**made** me a Gentile," instead of "Who has not made me **born** a

Charles Chi (Yeshaya) Halevi

From: R. Adams <radams@...>
Date: Tue, 28 Oct 2003 23:21:36 -0500
Subject: Re: The Blessing Of "Who Has Not Made Me A Gentile"

"She-asani ger/giyoret" sounds pretty modern to me.
I was told that a ger must leave "shelo asani goy" out.
For that reason also, a ger can't say the morning blessings.
For all practical purposes therefore, a ger won't be be a shaliach tzibur
until Yistabach.

Raphael Adams

From: Ben Katz <bkatz@...>
Date: Wed, 29 Oct 2003 10:54:52 -0600
Subject: Re: The Blessing Of "Who Has Not Made Me A Gentile"

  I don't see why one needs a "source" to speak Hebrew grammatically.
Of course, Renat Yisrael has "modah" for women in the morning.

  On a personal note, when I am in the house of an avalah or avelot I
will say the hamakom line grammatically.  Also, when I bless my 3 girls
Fri. night I use the feminine.  (I can't say "yevarechecha to a girl.)

From: Douglas Moran <dougom@...>
Date: Wed, 29 Oct 2003 09:47:54 -0600
Subject: Re: The Blessing Of "Who Has Not Made Me A Gentile"

Ot Sun, 26 Oct 2003 23:23:17 -0500, Russell J Hendel wrote:
>I think the proper perspective is that the word gentile refers to
>gentile CULTURE not gentile GENEALOGY.
>But if that is the case the real question is whether Jews should make
>the blessing---after all a convert was, by definition, in the gentile
>culture, and willfully left and surrendered to God. So indeed the
>blessing is very fitting for the convert.

Hm.  If we've left the realm of halacha and are talking about what may
or may not be fitting, I would have to disagree.  Converts, once they
convert, are fully Jewish, and are grafted (if you will) onto the
genealogical tree (ben Abraham v' Sarah).  Is it not minhag that a
convert's status is never mentioned?  And that no one is supposed to
bring up a convert's status?  And should not a convert decide for
himself whether or not a bracha that would point up that status should
be said over him?

Again, the halacha here is key.  But if this is a matter of opinion and
what we think should be the right thing, speaking as a convert myself, I
*never* want my status pointed out in shul, or indeed anywhere else
unless it is 1) halachically necessary, or 2) *I* decide it's
appropriate.  I have told friends, but I don't exactly go walking around
with a label on my forehead, if you see what I mean.

I might point out, too, that it seems not unlikely that there are Jews
out there who don't *know* that they're Jews for various reasons, and so
we should be somewhat cautious about being definitive with regard to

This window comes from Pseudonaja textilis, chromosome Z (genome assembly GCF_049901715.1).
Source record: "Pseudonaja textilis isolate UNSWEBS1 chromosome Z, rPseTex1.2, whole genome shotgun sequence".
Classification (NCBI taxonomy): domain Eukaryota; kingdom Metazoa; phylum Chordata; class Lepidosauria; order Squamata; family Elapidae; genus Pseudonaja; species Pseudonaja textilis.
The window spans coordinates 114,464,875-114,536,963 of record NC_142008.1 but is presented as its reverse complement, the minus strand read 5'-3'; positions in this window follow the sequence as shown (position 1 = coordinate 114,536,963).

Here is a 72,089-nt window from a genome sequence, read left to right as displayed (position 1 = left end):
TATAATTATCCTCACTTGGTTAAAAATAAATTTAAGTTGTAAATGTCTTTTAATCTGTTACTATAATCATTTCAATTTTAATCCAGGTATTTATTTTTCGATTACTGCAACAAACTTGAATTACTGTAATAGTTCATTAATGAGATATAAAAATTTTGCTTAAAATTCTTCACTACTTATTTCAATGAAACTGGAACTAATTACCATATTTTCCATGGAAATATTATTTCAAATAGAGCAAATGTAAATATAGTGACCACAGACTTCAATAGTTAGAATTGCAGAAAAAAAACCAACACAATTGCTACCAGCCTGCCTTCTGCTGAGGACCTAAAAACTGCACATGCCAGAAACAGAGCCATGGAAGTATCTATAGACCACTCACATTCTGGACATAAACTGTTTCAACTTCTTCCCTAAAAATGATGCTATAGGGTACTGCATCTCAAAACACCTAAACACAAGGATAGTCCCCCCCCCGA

genealogy.  (My father's family crest--he was Irish--is three solid
yellow magens david on a dark blue background.  Definitive?  Absolutely
not.  But strange!)

No offense to Russell; none at all.  Just a different perspective.



From: Yehonatan Chipman <yonarand@...>
Date: Wed, 29 Oct 2003 21:22:36 +0200
Subject: Re: Gas Clock for Shabbat?

    In MJ v40n99, Aliza Berger asked about a sign she saw in a store
window in Meah Shearim advertising a 'sha'on gaz,' which she translates
as 'gas clock' or 'gas watch.' and wonders what it's for.

  It's not for Shabbat, but for yomtov, when one can cook, but not
extinguish fires, not light them except from other, pre-existing fires.
It turns the gas off automatically after one's done cooking, so that the
gas doesn't remain on all yomtov.  This removes both the problem of heat
generated by the gas (don't forget that in Israel it's still warm, if
not hot, in Tishrei) and, especially, the dangers involved in leaving an
open flame on.  Yehonatan Chipman


From: <Gevaryahu@...> (Gilad J. Gevaryahu)
Date: Thu, 30 Oct 2003 14:03:31 EST
Subject: Parve & Cholov Israel

A recently purchased nuts in Los Angeles bore the kashrut sign which

Cholov Israel
Kasher (in Hebrew letters)
[Kashrut was given by A big letter] K [and within it three small letters]
The name of the company :"The Nut House"

I was about the dismiss it as a typo, since Parve and Cholov Israel is
an oxymoron. But on a second thought I started to suspect that maybe
"Cholov Israel" here means the equivalent of "Lemehadrin" or maybe
"Glatt." Am I on the right track? Is there in fact a new meaning to
Cholov Israel?

Gilad J. Gevaryahu


From: David Maslow <maslowd@...>
Date: Thu, 30 Oct 2003 08:00:57 -0500
Subject: Using water on Shabbat